Toward Aroma Improvement of Fermented Beverages via Selective Release of Amino Acids by Proteases during Mashing

Research output: Book/ReportPh.D. thesisResearch

The basic ingredients of lager beer are water, barley malt, hops, and yeasts. All contribute to the volatiles and the non-volatiles, influencing the aromas, flavors, and sensory properties of the final product. Among volatile compounds, higher alcohols and esters are key aroma components derived from the Ehrlich pathway – an amino acid catabolic pathway in yeasts. The current study aims to increase the concentrations of higher alcohols and esters in lager beer by increasing the precursor amino acids in wort via protease application in mashing. The selection of proteases is based on their activity and selectivity, and our understanding of barley malt endogenous enzymes and inhibitors, and protease products. We conducted three rounds of selections to find optimal combinations of endo- and exoproteases and tested the effectiveness to release the chosen amino acids – leucine, isoleucine, valine, and phenylalanine. Study 1 documented the best candidates favoring the release of leucine, a precursor to the two volatiles described as banana and fruity: 3-methylbutan-1-ol (i.e., isoamyl alcohol) and 3-methylbutyl acetate (i.e., isoamyl acetate). Fermentation of wort derived from protease-treated mash led to about 10% increase of 3-methylbutan-1-ol and 17% increase of 3-methylbutyl acetate.

The enhanced biosynthesis of 3-methylbutan-1-ol and 3-methylbutyl acetate is the result from 1) yeast leucine metabolism and 2) protease optimization of wort amino acid profile. To compare the influences from these two factors, we compared the aroma output from two mutagenized lager yeast strains from Trinity College Dublin and that from protease treatments in Study 2. The two strains from Trinity College Dublin included a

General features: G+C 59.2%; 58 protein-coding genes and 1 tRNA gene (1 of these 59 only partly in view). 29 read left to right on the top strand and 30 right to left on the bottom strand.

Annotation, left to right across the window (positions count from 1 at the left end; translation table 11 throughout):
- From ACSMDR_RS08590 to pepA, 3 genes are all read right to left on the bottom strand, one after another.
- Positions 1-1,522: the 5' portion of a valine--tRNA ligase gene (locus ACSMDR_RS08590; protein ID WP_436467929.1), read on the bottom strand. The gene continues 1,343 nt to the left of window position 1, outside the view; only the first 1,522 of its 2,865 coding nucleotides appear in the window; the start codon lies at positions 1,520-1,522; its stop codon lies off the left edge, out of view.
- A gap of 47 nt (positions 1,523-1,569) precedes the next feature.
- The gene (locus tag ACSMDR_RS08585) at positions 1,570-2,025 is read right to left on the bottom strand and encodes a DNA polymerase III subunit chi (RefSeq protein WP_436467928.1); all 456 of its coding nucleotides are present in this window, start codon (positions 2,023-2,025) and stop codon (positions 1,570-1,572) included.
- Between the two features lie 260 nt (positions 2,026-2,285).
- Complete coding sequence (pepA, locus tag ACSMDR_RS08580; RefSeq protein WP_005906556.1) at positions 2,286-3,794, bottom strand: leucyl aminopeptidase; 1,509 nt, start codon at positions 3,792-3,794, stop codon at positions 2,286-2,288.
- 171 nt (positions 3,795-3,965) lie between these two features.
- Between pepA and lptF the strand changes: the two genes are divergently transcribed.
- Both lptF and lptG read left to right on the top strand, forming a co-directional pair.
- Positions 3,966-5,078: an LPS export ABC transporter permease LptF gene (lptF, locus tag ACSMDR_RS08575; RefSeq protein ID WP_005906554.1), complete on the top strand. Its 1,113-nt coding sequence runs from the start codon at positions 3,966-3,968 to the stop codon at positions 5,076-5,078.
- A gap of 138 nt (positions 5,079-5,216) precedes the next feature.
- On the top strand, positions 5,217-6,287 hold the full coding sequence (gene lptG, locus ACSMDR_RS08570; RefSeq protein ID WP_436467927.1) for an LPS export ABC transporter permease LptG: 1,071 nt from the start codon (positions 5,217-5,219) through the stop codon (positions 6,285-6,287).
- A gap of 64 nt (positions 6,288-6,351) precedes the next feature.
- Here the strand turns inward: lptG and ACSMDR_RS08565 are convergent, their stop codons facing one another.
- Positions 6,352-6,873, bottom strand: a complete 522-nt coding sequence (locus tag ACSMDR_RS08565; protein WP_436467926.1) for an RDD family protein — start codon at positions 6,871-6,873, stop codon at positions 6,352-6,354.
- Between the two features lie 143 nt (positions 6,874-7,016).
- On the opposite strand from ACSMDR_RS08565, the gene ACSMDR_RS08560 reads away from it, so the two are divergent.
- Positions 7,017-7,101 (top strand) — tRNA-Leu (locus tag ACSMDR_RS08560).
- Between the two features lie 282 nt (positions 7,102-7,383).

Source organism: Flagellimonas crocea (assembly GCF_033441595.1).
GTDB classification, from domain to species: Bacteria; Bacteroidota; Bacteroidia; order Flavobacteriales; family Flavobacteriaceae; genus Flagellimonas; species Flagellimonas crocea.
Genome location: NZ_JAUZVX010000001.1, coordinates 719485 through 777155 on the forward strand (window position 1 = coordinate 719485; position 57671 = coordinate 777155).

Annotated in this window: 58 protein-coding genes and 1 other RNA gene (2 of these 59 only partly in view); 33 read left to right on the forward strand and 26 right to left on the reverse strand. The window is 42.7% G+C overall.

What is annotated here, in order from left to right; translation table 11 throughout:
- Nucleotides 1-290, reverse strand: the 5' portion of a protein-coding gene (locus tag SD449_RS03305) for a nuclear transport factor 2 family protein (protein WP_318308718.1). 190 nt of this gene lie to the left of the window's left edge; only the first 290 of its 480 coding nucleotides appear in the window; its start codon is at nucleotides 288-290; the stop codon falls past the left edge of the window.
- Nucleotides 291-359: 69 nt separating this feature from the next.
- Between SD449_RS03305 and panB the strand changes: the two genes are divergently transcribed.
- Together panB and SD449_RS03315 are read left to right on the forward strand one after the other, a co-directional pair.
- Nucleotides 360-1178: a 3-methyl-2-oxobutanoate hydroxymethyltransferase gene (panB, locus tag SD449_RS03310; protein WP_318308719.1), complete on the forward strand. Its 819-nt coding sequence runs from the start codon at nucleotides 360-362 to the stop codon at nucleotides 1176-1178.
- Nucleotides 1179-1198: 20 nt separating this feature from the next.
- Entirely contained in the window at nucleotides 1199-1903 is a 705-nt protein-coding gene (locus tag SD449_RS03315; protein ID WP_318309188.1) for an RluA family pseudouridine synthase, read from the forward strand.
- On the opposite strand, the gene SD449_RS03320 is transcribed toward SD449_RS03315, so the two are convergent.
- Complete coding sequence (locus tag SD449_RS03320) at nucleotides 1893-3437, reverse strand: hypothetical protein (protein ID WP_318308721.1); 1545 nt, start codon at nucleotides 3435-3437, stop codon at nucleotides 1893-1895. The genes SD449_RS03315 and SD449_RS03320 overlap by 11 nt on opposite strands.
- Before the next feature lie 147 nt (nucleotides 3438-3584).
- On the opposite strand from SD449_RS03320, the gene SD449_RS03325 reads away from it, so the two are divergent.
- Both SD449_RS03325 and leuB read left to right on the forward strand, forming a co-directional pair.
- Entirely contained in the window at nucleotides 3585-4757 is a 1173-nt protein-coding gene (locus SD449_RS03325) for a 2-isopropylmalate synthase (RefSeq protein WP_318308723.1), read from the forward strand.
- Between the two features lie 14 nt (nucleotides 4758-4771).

Weihenstephan 34/70 strain (termed TCD34/70) and a CBS 1538 strain (termed TCD1538), both of which are group II/Frohberg yeasts overexpressing genes related to the Ehrlich pathway. In Study 2, we employed protease combinations that could release leucine and phenylalanine in mashing, and subsequently tested fermentation by TCD34/70, TCD1538, and their mutants. Overall, we confirmed the general belief that yeast strain is the main determinant of beer aromas. The mutagenized TCD34/70 yeasts, termed TCD34/70-9.7, were able to maintain their aroma production patterns despite different amino acid profiles of wort before and after protease treatment. On the other hand, the mutagenized TCD1538 – termed TCD1538-11.1, produced less leucine and phenylalanine-derived higher alcohols and acetates despite the enriched amino acids present in wort after protease treatment.

In Study 1 and 2, we observed that the amino acid molar fraction affected beer aroma profile more than amino acid concentration. Considering this, we further used design of experiments to maximize leucine molar fraction in wort in Study 3. The variables of interest were endoprotease dosage, exoprotease dosage, and temperature. We managed to increase leucine molar fraction from 8% in control to 13% after protease treatment in small-scale mashing. This protease method was tested in wort production for fermentation to make low alcohol beer by two commercially important non-Saccharomyces strains: Saccharomycodes ludwigii and Pichia kluyveri.
Original languageEnglish
PublisherDepartment of Food Science, Faculty of Science, University of Copenhagen
Number of pages135
Publication statusPublished - 2023

ID: 380156244